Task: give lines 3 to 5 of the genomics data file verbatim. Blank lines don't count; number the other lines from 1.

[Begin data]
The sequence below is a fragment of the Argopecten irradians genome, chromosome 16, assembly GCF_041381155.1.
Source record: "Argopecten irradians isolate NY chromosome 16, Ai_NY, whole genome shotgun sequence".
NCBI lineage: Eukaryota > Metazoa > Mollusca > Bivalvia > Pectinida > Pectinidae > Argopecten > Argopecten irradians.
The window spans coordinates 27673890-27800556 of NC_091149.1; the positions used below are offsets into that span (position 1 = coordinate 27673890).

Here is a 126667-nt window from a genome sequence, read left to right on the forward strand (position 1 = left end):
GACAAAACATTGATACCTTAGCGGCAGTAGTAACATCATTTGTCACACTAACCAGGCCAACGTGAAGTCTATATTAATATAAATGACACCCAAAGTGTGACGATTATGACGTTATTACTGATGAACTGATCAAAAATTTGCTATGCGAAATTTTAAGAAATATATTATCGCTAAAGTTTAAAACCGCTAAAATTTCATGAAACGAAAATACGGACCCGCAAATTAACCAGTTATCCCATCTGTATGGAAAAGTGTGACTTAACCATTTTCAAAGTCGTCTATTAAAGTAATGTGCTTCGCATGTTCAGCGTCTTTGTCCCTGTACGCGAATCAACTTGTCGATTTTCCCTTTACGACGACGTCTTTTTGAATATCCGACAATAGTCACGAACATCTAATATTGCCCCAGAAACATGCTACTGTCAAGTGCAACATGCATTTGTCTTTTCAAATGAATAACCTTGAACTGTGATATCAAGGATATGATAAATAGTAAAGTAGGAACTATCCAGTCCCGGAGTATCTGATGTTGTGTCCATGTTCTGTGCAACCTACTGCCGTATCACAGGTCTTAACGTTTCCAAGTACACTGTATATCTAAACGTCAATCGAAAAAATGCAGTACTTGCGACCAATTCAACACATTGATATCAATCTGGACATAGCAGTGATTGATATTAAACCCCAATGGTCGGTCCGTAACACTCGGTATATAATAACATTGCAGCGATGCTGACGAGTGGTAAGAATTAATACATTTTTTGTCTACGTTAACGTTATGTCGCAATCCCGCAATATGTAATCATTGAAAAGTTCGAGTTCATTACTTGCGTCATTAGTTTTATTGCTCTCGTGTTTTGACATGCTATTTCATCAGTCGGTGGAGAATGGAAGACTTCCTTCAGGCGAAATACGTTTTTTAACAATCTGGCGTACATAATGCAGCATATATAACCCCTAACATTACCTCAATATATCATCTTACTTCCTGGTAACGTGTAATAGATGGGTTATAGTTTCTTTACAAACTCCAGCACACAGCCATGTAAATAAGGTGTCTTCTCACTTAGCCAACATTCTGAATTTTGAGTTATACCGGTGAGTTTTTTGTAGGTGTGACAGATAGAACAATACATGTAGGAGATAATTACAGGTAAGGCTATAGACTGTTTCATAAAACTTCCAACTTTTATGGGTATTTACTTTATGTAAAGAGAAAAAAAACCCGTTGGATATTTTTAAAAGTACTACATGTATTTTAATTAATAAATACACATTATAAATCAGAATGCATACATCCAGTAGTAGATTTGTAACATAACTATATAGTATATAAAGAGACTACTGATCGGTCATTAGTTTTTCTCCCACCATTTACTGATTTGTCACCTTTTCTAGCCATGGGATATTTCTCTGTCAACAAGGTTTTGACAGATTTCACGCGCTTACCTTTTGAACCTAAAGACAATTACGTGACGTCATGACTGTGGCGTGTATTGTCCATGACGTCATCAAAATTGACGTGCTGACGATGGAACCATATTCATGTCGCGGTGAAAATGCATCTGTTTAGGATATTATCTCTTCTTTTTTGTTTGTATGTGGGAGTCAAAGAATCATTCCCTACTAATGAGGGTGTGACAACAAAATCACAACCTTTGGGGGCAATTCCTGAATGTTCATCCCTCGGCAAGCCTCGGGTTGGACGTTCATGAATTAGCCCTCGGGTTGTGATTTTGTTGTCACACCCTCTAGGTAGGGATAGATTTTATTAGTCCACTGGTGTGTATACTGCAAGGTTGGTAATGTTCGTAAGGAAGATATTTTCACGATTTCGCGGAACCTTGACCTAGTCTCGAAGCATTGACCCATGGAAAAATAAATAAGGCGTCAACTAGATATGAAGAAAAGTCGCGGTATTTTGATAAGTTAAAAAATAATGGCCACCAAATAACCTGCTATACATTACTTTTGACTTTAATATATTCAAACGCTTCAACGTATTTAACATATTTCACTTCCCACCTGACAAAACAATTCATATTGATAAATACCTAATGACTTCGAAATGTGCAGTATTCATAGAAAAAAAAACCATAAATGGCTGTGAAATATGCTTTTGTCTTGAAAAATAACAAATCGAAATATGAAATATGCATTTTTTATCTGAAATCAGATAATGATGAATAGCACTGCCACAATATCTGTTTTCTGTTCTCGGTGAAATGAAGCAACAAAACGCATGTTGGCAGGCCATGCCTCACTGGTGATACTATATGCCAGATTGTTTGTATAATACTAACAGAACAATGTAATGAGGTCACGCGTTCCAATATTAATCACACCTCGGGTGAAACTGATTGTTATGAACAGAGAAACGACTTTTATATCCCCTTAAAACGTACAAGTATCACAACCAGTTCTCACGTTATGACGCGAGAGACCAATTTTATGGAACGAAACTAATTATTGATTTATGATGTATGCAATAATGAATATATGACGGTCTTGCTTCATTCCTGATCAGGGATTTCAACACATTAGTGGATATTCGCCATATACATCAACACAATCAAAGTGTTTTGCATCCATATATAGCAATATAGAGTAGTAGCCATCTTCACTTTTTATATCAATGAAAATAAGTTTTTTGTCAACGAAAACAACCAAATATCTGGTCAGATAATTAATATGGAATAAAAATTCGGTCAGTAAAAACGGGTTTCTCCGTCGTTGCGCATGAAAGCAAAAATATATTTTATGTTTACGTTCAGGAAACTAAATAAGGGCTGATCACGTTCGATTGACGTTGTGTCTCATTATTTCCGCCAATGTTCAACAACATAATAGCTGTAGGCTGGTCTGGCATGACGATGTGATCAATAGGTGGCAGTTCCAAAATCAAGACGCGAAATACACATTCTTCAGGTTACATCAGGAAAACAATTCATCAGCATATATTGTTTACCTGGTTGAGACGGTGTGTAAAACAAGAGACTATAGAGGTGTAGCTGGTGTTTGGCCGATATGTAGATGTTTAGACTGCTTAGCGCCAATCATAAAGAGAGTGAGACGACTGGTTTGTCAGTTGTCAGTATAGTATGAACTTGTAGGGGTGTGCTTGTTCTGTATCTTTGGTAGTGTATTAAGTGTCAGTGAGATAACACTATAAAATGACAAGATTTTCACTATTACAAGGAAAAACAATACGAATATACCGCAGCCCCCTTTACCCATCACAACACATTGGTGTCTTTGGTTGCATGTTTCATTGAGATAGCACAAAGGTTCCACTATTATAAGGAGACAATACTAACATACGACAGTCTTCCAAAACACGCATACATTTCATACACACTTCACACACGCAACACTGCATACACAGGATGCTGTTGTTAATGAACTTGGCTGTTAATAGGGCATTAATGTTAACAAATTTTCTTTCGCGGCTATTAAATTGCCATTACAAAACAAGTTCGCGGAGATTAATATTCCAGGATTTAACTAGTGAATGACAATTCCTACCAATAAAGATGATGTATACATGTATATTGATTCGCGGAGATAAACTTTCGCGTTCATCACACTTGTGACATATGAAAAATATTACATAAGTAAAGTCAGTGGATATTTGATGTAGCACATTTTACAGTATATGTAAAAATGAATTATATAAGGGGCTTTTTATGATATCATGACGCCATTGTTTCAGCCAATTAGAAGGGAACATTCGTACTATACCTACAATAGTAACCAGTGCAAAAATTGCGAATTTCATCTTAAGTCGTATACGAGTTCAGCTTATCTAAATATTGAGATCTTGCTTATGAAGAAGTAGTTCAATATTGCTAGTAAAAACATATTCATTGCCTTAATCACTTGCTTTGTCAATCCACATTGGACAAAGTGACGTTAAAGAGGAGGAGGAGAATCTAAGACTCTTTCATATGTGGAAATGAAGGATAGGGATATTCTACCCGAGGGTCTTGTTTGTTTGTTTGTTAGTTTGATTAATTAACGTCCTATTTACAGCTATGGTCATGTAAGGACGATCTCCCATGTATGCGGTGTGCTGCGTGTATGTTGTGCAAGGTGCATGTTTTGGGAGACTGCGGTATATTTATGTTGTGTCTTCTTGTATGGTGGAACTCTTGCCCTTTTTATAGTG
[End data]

NCBI lineage: Eukaryota > Metazoa > Mollusca > Bivalvia > Pectinida > Pectinidae > Argopecten > Argopecten irradians.
The window spans coordinates 27673890-27800556 of NC_091149.1; the positions used below are offsets into that span (position 1 = coordinate 27673890).

Here is a 126667-nt window from a genome sequence, read left to right on the forward strand (position 1 = left end):